For a month, workers from nine different Spanish regions had been organising ‘Marches for Dignity’ to converge in the capital on 22 March in a show of disgust and rejection of the austerity policies imposed by the Troika and the repayment of the country’s illegal debt. For ten days, columns of workers marched from the northern areas of Asturias and Galiza, western Extremadura, eastern Aragon and Valencia and southern regions of Andalusia and Murcia. Farmers, miners, students, temporary workers and the unemployed walked hundreds of miles to make their voices heard in Madrid, where they received a warm welcome from health care workers, teachers, firefighters and all left-wing organisations and social movements. It was one of the largest demonstrations ever remembered in the city, with blocs of angry workers made redundant from major industries, such as Panrico or Coca-Cola. A militant bloc was formed by youth from all regions of the country and they symbolically burned the Spanish flag and Constitution.

The government was ready and willing to attempt to undermine this solidarity in struggle with provocation: 15,000 police were deployed, including 1,750 riot police. At a square close to the headquarters of the ruling conservative party, speeches were still being made when riot police started attacking people. Hundreds of angry protestors fought back in a long-lasting street battle, throwing firecrackers, rocks and tiles, building barricades and smashing banks and police vans. As a result, 29 people were arrested and dozens were injured; several police officers were sent to hospital with gashes, concussion and broken teeth (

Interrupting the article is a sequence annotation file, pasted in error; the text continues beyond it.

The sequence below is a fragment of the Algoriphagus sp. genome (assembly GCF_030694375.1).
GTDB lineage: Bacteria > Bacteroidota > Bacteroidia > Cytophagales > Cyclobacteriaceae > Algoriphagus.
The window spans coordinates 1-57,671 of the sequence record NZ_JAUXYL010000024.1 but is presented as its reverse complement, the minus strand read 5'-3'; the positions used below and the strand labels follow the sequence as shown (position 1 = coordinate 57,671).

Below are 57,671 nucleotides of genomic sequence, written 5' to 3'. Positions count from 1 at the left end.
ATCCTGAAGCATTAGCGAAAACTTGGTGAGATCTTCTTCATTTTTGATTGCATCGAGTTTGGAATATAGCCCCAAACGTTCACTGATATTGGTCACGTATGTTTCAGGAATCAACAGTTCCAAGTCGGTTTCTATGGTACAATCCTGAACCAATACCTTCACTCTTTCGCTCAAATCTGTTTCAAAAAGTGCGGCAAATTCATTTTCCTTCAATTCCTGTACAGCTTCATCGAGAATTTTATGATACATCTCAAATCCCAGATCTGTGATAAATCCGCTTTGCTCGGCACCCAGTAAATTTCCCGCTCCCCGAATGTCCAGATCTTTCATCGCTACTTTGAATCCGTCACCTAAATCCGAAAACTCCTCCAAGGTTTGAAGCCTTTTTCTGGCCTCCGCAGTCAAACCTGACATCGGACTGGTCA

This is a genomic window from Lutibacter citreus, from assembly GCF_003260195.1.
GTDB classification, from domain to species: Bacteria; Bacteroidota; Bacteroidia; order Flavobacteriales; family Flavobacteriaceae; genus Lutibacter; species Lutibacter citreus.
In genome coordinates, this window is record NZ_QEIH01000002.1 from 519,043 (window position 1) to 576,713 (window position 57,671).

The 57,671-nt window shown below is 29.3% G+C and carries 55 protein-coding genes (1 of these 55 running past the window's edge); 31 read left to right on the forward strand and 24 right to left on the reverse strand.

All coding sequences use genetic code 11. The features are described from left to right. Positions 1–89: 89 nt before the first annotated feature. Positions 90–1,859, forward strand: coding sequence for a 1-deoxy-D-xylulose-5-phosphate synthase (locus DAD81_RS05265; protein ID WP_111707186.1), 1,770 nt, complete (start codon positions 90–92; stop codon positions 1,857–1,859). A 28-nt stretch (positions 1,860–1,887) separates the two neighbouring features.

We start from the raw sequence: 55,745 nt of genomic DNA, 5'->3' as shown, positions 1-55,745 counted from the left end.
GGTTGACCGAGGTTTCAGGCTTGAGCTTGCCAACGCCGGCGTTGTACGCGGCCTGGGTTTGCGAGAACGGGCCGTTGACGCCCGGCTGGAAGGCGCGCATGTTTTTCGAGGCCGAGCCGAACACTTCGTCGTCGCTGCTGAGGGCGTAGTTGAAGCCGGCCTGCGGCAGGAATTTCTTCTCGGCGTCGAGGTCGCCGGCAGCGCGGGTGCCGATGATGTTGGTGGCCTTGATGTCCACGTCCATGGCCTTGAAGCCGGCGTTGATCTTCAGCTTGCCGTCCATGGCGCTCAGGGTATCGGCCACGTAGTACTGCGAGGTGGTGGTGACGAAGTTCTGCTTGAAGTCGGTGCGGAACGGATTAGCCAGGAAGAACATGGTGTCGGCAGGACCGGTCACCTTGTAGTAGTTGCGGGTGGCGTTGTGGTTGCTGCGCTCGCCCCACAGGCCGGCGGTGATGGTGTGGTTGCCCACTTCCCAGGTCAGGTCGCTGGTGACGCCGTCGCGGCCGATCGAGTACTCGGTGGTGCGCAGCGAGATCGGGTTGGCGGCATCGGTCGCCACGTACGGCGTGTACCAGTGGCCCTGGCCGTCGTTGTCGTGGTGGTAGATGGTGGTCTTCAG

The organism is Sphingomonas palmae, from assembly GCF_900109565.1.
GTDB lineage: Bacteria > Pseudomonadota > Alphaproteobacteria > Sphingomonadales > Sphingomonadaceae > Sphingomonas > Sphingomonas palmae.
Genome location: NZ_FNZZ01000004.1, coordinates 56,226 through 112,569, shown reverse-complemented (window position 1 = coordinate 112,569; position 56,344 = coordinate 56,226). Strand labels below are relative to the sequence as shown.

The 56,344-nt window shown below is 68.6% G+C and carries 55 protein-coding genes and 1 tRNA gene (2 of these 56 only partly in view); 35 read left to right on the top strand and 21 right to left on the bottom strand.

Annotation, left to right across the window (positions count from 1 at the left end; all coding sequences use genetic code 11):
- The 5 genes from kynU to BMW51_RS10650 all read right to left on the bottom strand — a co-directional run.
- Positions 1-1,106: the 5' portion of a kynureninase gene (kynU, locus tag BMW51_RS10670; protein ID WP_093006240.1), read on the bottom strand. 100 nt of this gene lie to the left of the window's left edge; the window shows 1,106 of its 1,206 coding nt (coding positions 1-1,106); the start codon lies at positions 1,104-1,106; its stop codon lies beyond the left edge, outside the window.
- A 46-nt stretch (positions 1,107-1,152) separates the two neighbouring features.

Many of those who had come to Madrid stayed to organise a mass assembly the next day. As they tried to set up a permanent camp, police intervened to dismantle it, harassing everyone present. Later, a new demonstration took place and four more people were detained. An emergency picket of the police station was called to demand the release of the activists under arrest. All were charged and subsequently freed, but one was sent straight to prison without bail, charged with ‘attempted homicide’ without any evidence. Police published photos of weapons allegedly used by rioters, but these have now been proved to be fake, having been confiscated days before in other places and contexts. However, a lawsuit may be filed against the organisers of the march for the riots in Madrid.

As on previous occasions, a witch- hunt could ensue. After the wave of protests in January and February, some anarchists, nationalists and social activists were arrested in a two-day operation. Part of the strategy of Mariano Rajoy’s government is to tackle the spaces where popular resistance is being articulated and campaigns by social movements are gaining strength. That is the reason behind the simultaneous court cases and evictions against squatted social centres and venues for political and cultural activities.

As politicians apply the austerity measures laid down by European imperialists, the level of inequality and poverty is becoming unbearable for many. The toxic cocktail of unemployment, lack of state assistance and blatant, rampant corruption are causing outrage and making sections of the working class more defiant and more determined to prove that the struggle is the only way forward.